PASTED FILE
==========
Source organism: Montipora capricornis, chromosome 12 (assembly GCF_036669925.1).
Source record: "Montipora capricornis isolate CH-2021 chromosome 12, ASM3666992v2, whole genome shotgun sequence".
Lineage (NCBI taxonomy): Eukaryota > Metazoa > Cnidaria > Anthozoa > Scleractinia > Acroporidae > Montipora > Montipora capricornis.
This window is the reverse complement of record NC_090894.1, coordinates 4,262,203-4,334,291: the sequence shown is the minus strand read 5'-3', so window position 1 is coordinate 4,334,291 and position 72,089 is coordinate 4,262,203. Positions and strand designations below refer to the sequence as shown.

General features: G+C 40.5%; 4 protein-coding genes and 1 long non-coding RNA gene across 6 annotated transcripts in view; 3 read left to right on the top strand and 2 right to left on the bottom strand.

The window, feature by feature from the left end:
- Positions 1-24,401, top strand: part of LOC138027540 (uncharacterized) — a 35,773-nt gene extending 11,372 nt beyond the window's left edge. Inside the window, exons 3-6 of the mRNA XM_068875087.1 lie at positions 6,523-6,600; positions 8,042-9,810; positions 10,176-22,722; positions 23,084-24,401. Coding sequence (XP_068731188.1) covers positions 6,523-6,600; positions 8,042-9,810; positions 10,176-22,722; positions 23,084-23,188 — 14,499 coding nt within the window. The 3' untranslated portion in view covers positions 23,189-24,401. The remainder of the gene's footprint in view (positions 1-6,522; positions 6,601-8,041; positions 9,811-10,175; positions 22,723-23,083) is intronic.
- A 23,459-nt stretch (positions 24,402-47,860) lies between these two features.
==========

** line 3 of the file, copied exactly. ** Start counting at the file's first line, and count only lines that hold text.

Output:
Lineage (NCBI taxonomy): Eukaryota > Metazoa > Cnidaria > Anthozoa > Scleractinia > Acroporidae > Montipora > Montipora capricornis.